The Tyne Bar is a local landmark. Located near the Glasshouse Bridge in Ousburn is famous for hosting free live music events. Its location on the River Tyne with a large outdoor area makes it a favourite place for a beer with a view.
24. Visit Wylam Micro Brewery in the Exhibition Park
The Palace of Arts was derelict for years before the folks at Wylam Brewery took it over. Their project to turn it into a taproom with an adjoining restaurant has been a major success.
The Sunday lunches are legendary and very well done but you have to book in advance as they are very popular.
25. Walk around Jesmond Dene
Jesmond Dene is a 19th-century suburban park that was built by Lord Armstrong and gifted to the city. The walk along the River Ouseburn is really green and picturesque and you will see lots of relics of Newcastle’s industrial past, watermills that powered the industrial revolution and a lot of flora and fauna.
26. The Old George Inn
This is the oldest pub in Newcastle, dating back to 1582 where King Charles I was a regular visitor while he was imprisoned in a bank nearby (when the prisons were deemed too lowly for a royal prisoner). There are stories that he still lurks around there.
27. Go kayaking on the River Tyne
28. Watch a show at the Sage Gateshead
This live music venue hosts a variety of music acts, from local artists to international superstars.
The award-winning building by Foster + Partners, dominates the waterfront and is best viewed from the Quayside.
29. Explore the Outdoor Art
This series of bronze sculptures by Sean Henry is found in the pedestrian precinct in front of the train station. “Man with Potential Selves” shows men in lifelike everyday poses.
30. Grab a coffee at the Little Coffee Shop Under the Bridge
Little coffee shop under the Tyne Bridge, a great place to stop while strolling along the Quayside.
31. A pint and the best Newcastle sunset view
The Free Trade Inn is another historic pub in Newcastle. Perched on top of a bend on the River Tyne, this the best spot to see the sunset behind all the bridges on the Tyne.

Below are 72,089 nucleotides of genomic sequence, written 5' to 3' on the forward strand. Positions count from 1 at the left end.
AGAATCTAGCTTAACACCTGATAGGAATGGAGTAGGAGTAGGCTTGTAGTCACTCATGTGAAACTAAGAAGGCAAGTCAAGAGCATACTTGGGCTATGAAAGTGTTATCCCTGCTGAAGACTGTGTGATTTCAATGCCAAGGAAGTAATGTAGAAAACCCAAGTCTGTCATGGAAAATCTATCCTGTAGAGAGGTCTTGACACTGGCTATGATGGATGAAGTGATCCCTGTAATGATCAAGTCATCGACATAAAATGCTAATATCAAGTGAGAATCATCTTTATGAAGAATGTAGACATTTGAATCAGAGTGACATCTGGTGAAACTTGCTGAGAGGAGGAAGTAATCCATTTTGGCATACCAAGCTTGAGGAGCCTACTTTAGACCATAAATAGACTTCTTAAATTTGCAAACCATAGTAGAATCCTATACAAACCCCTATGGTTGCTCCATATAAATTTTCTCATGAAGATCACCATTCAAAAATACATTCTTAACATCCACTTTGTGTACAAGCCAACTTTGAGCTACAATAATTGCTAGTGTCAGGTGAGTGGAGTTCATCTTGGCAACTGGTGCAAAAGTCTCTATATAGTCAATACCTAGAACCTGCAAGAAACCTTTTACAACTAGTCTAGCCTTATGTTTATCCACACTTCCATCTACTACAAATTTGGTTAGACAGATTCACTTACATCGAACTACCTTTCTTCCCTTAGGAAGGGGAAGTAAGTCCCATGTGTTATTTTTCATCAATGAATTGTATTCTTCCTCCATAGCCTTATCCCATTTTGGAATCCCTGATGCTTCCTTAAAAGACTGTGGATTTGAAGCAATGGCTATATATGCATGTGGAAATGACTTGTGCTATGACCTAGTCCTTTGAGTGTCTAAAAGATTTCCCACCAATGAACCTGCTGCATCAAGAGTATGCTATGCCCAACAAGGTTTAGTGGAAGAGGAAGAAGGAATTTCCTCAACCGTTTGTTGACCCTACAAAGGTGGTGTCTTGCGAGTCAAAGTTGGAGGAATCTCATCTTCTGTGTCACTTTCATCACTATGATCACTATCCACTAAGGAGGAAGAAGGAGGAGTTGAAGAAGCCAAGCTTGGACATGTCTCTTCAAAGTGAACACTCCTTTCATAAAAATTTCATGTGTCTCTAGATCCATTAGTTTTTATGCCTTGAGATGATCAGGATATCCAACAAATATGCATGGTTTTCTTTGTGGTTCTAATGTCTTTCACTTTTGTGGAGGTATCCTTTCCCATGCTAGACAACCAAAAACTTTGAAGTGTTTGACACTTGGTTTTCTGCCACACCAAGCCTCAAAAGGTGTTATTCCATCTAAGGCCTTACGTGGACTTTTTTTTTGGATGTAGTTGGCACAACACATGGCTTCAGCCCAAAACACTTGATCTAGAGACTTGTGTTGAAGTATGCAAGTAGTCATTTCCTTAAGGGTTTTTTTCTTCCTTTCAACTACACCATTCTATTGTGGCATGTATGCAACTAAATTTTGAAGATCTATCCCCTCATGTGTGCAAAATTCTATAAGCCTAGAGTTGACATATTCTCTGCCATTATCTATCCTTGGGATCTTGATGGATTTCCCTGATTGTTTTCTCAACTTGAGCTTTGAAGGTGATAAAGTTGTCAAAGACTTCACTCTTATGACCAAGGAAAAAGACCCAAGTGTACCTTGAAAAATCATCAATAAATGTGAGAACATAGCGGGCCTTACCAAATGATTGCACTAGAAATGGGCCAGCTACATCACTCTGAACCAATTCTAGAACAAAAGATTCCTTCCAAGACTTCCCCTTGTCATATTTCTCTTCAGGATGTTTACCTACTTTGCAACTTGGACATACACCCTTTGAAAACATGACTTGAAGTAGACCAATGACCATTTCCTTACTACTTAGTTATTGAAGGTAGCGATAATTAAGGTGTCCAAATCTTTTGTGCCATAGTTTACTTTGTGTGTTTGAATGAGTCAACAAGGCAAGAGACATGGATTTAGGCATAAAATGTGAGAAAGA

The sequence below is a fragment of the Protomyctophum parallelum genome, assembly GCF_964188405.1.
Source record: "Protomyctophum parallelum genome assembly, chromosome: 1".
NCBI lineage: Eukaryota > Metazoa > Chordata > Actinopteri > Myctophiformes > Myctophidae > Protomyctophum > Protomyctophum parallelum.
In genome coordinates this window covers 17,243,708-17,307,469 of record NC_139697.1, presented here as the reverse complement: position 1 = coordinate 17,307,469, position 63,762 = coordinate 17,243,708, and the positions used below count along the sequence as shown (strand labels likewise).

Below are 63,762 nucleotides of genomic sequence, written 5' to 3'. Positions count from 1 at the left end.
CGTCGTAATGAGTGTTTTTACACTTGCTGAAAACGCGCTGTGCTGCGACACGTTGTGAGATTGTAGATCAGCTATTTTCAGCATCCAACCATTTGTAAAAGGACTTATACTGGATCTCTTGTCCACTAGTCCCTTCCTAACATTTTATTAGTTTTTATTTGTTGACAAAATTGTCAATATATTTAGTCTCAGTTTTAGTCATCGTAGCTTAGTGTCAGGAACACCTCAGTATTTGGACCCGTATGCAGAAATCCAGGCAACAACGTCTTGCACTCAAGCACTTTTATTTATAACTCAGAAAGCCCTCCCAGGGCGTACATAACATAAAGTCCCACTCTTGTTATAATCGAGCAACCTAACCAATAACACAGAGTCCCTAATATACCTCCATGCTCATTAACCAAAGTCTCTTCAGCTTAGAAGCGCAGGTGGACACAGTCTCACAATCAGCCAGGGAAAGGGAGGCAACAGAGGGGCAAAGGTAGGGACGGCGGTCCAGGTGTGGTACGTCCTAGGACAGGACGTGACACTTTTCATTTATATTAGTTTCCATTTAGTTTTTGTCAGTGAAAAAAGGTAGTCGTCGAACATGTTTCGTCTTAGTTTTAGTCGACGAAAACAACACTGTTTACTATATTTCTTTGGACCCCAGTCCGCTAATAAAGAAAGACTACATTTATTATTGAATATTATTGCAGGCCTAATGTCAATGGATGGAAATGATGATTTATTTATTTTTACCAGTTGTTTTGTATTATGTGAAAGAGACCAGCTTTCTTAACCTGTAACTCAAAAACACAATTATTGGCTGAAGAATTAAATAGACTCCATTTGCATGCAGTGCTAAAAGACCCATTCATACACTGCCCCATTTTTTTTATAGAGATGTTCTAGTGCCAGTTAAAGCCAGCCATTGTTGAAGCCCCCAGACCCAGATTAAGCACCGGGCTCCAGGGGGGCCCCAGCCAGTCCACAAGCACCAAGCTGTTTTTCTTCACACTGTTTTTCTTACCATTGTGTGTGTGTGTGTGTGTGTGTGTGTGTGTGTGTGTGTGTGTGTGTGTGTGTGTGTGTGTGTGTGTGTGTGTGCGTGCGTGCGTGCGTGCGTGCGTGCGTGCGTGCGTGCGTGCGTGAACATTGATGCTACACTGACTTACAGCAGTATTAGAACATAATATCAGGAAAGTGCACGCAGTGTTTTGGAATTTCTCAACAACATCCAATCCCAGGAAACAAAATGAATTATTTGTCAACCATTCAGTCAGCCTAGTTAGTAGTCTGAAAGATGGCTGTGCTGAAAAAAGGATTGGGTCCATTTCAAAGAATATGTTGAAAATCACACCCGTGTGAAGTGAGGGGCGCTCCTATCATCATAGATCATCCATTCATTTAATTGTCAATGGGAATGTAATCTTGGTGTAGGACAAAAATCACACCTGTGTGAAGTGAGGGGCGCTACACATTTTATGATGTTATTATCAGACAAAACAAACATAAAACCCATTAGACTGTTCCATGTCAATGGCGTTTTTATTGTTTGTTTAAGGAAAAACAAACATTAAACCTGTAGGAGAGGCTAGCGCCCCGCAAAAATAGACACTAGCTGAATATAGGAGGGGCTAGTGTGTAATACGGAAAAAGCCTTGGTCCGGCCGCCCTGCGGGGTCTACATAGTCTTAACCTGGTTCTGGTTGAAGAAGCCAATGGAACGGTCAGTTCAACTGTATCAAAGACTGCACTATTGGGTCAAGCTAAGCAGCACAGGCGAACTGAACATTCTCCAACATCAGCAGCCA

Getting around Newcastle
The city centre, Quayside and all the main attractions are walkable as they are not too far way. You can rent one of these new electric scooters to help you with the hills.
You can take a taxi to Ouseburn and the Angel of the North and take the Metro to Tynemouth and
Places to visit near Newcastle
If you are looking for another place to visit nearby, see The Best Things To Do in Durham or Best Places Not to Miss in Northumberland.
What is popular in Newcastle?
What can couple do in Newcastle?
Is Newcastle Worth visiting?
What is Newcastle famous for?
Does Newcastle have a beach?
Places to stay in Newcastle
The newly opened Innside by Melia is located on the Quayside in the shadow of the Tyne Bridge. Just a short walk away from the city centre and other Newcastle attractions.
See the full review of Innside Hotel here.
How to get to Newcastle from London
We travelled to Newcastle by train with LNER from London’s Kings Cross. With first-class tickets, we had access to the lounge in both King’s Cross and Newcastle station where you can grab a tea or coffee and charge up your devices.
On the train, you will be offered refreshments which varies depending on the time of day. Every seat has a table and plugs for charging your phone or laptop. You get to meet interesting people on the way like my fellow passenger on a day out with her dad and her “Unicat”.
The journey takes about 3 hours.
We were guests of the Newcastle Gateshead Initiative.